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BSC Finance 2011
About 900 German workers are moving into a new NetApp facility in Munich partly due to data developed by Tracy Akashi, a Santa Clara senior and financial analyst in NetApp’s Workplace Resources Department in Sunnyvale.
“I got to analyze a bunch of different building locations and determine capacity, locations, commute issues and then make a recommendation,” said Akashi as an example of what her job entails. “Right now, I’m working on allocations to various cost centers and on budget implementation.”
Akashi, who grew up in Southern California, chose Santa Clara after having an opportunity to visit business students here.
“They told me that the professors here give you a lot of extra time outside the classroom,” she said. “That was something I never heard at any of the UC information sessions I attended. It’s absolutely proved to be true. The professors have all been extremely willing to help. They respond to emails and are willing to discuss your papers over lunch. I’ve had a professor sit down and do problem after problem with me until I understood it.”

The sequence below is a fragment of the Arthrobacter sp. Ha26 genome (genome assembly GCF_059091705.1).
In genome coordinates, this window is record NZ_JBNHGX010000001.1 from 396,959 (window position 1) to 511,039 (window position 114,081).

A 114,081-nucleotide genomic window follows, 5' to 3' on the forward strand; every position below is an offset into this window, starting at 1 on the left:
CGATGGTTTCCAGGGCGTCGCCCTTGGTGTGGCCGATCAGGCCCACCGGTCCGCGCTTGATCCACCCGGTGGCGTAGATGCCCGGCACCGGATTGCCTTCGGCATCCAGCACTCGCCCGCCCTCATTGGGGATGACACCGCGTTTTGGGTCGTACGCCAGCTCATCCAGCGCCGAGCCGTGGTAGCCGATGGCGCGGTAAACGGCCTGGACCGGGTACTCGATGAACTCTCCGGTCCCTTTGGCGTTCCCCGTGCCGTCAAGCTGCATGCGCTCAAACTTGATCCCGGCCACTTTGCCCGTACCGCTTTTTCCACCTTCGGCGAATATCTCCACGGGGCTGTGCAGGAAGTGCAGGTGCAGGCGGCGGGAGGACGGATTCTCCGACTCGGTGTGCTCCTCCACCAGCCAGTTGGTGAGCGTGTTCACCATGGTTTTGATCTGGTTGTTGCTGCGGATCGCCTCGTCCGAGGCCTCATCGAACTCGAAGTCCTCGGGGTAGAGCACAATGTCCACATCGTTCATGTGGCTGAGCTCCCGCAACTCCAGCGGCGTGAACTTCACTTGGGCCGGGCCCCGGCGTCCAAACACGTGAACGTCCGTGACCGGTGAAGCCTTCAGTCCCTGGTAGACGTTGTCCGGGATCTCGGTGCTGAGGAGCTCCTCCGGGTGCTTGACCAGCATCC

Akashi started as a marketing major but an investment class led to a corporate finance class and a finance major with a marketing emphasis, with a minor in economics.
“I saw the power finance people have on a business,” she said. “A lot of people are turned off to business because they think it’s all about money, but the power of business can help you make real change in the world.”
Since starting at Santa Clara, Akashi’s also had the opportunity to develop a more global approach. During a Thanksgiving immersion trip with More ministries, she and other students spent five days in Mexico building a home for a family of six.
“They were living under a tarp held up by two posts,” she recalled. “When we left, I put on a pair of shorts and left all the rest of my clothes to those kids. The mother didn’t even have paper for her children to use for school. We gave her three reams and she was thrilled.”
At Santa Clara, Akashi spearheaded a campaign to link the Japanese Student Association with the Multicultural Center, which significantly increased membership. A third-generation Japanese-American who produced an award-winning film in high school on Japanese-American internment during World War II, she is planning a trip to Southeast Asia and Japan this summer.